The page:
By Morgan O’Neal
An elaborate sting investigation into a British Columbia homicide has unexpectedly led to uncovering a 31/2-year-old unsolved death in Saskatchewan. Brian Robert Casement was the target of the sting, dubbed Project Erving, which was looking into the 2003 death of Scotty Hauser from Vernon, B.C. As part of the operation, officers pretended to be members of a sophisticated criminal organization with national and international ties. The project began in October 2003 and was interrupted twice when Casement went to jail for reasons not presented in court. The project resumed when he was released. In all, he participated in more than 50 criminal scenarios.
Casement clearly wanted to join the fake organization and hoped the “crime boss” could help him avoid responsibility in Scotty Hauser’s death. Casement admitted he had attacked Hauser, striking him in the head with a wrench and strangling him before leaving the body in a dumpster—all because Hauser owed him $100 for crack cocaine. The undercover officer pressed Casement for greater detail, insisting there had been some other cause of death. “There absolutely was nothing else,” Casement said. “I am astounded the coroner said he wasn’t strangled. I thought that was an easy thing to determine.” The coroner’s report concluded Hauser died from a cocaine overdose. No one has been charged in Hauser’s death.
After interviewing Casement, the officer involved stated “the investigation took a sudden twist” and became an investigation into the 2002 disappearance and death of an aboriginal woman from Saskatoon: 21-year-old Victoria Jane Nashacappo.
Casement is now on trial for first degree murder. At trial, jurors watched the June 23, 2006 videotaped interview in which he describes picking up a young, Native “hooker” in Saskatoon. Believing he was talking with the head of a criminal organization who could protect him from the consequences of murder, Casement feels free to describe strangling a young woman to death after raping her. His psychotic rationale that “dead people don’t talk” is captured on video.
Casement said that when Victoria realized she was “in trouble,” she told him, “I’ve always wondered if this would happen.” After that, Casement says that he raped her, then she got up and said, “Can I go now?” and he answered, “I don’t think so,” and strangled Victoria with his hands.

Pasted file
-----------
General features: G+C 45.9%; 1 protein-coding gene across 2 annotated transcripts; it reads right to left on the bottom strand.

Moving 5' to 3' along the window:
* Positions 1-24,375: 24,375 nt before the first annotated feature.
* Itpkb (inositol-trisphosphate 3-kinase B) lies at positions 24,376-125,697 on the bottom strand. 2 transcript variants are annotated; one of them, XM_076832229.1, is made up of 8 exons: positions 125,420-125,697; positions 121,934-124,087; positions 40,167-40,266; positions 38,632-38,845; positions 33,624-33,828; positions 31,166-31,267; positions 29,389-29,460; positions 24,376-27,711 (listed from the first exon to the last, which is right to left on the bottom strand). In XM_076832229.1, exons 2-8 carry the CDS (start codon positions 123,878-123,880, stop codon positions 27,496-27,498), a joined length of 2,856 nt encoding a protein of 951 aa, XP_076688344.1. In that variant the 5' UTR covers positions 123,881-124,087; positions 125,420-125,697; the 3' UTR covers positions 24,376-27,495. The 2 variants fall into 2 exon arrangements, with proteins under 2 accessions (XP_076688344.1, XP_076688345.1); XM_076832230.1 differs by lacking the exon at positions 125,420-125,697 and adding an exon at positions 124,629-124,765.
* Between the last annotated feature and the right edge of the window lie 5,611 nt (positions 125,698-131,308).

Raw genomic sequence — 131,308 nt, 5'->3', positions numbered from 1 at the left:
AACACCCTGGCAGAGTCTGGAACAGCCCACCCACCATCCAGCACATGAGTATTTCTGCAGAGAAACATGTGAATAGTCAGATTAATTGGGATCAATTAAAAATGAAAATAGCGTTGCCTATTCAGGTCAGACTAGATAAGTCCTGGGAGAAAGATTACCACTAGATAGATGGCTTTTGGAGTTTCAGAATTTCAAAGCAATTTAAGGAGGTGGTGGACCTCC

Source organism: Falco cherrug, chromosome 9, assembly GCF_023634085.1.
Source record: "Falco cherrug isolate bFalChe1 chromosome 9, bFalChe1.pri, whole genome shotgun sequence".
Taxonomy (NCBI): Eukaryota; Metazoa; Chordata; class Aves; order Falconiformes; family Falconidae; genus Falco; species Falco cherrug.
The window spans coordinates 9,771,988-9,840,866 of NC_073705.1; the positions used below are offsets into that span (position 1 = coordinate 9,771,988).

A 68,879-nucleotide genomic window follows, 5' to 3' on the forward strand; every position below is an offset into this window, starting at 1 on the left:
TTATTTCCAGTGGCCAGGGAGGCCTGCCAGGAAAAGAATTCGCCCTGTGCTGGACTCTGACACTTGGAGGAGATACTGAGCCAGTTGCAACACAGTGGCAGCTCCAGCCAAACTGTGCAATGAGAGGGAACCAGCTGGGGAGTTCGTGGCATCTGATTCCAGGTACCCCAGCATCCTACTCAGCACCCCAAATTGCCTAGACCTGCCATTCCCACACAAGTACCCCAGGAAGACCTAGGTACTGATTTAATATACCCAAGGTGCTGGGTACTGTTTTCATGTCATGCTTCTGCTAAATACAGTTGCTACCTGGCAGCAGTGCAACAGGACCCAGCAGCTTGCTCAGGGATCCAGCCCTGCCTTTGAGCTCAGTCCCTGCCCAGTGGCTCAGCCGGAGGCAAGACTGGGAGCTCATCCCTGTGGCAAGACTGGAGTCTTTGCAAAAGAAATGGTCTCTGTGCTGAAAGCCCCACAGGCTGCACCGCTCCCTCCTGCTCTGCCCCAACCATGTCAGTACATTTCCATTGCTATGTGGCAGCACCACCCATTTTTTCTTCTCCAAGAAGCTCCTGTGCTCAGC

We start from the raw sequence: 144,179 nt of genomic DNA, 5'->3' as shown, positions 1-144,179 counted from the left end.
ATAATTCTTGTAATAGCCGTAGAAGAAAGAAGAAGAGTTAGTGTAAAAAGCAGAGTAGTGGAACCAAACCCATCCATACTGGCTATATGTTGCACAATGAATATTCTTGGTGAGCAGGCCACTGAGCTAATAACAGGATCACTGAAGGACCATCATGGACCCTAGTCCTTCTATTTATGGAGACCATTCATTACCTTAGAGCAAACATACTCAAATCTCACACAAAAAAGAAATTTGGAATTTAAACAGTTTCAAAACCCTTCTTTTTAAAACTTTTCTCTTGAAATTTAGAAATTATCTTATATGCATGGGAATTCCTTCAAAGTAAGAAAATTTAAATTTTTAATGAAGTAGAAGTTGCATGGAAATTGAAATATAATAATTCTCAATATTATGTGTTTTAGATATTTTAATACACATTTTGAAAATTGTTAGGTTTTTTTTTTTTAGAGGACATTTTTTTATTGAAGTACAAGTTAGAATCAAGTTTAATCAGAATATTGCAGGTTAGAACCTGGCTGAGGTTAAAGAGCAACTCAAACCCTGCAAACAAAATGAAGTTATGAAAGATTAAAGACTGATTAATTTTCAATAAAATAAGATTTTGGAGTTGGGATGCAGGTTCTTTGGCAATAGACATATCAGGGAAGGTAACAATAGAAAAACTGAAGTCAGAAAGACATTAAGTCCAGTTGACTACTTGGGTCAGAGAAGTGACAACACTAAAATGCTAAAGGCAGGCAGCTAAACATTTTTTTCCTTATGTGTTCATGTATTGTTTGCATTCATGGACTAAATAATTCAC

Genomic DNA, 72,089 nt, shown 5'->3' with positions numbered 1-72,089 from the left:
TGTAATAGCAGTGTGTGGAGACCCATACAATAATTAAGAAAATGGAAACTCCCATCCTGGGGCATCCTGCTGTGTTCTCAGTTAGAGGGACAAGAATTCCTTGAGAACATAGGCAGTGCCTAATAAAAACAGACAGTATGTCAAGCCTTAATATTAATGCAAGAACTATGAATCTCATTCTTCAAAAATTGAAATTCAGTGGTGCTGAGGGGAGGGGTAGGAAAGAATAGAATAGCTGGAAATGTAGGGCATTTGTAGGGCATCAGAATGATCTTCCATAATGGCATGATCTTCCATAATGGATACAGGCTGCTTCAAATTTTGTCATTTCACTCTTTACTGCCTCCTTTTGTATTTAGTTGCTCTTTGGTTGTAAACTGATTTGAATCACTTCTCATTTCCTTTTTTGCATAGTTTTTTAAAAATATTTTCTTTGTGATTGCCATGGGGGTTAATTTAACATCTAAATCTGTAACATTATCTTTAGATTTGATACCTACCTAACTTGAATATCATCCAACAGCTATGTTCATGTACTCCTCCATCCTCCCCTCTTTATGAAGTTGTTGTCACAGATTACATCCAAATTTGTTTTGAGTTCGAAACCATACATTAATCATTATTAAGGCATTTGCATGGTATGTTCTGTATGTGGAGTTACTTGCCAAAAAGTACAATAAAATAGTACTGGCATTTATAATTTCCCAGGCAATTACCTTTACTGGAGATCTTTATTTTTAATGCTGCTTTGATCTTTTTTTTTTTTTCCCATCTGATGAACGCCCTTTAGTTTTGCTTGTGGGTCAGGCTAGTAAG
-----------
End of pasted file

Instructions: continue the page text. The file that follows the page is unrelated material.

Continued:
Jurors at the Court of Queen’s Bench also watched another video made three days after the first in which Casement met with two undercover officers he thought were members of the criminal organization, believing they were there to help him get rid of the victim’s body and any evidence that would link him to the crime. Casement directed them to a site 20 km south of Saskatoon where he had left the body in a vegetable cellar under an old house. Again, he explained on video how he had raped and murdered Victoria. Casement, once an ambulance attendant, described strangulation with sophisticated clinical, anatomical terms. He said he threw the victim’s clothes and backpack on top of the body and covered them with wooden debris.
Outside of court, the victim’s mother, Betty Ann Nashacappo-Smith, spoke about the emotional impact the evidence has had on her. “It was shocking listening to him talking about her like she’s not even a person. I felt really offended and insulted. Taking my daughter and throwing her out like trash.” Clearly shaken, Nashacappo-Smith told CBC News, it was difficult listening to the tapes. “It’s pretty hard. Unbelievable!” she said.
Victoria Nashacappo’s sister Crystal testified that Victoria had been fighting an addiction to morphine and sometimes sold sex for money to buy the drug. Prior to her disappearance, Victoria had also resumed a long-term relationship with Clinton Horse and was attempting to complete her high school accreditation. When she didn’t come home for three days, her family filed a missing persons report and posted flyers, and her case was profiled on websites containing information on missing Native women across Canada. At the trial, Horse helped identify the victim, describing a blue, heart and ribbon tattoo with his initials on it that distinguished Victoria’s hand. His deep voice dropped to a near whisper when shown the pages of a school binder found in the victim’s backpack. “That’s her writing. That’s my name. That’s her name,” said Horse.
As hard as it is, Victoria’s mother is glad the trial has started. Her daughter’s body was not discovered until June 27, 2006. “[She was missing] three years, nine months and two days. That’s an awfully long time to keep counting,” Betty Ann said. “I suffered a long time carrying this.”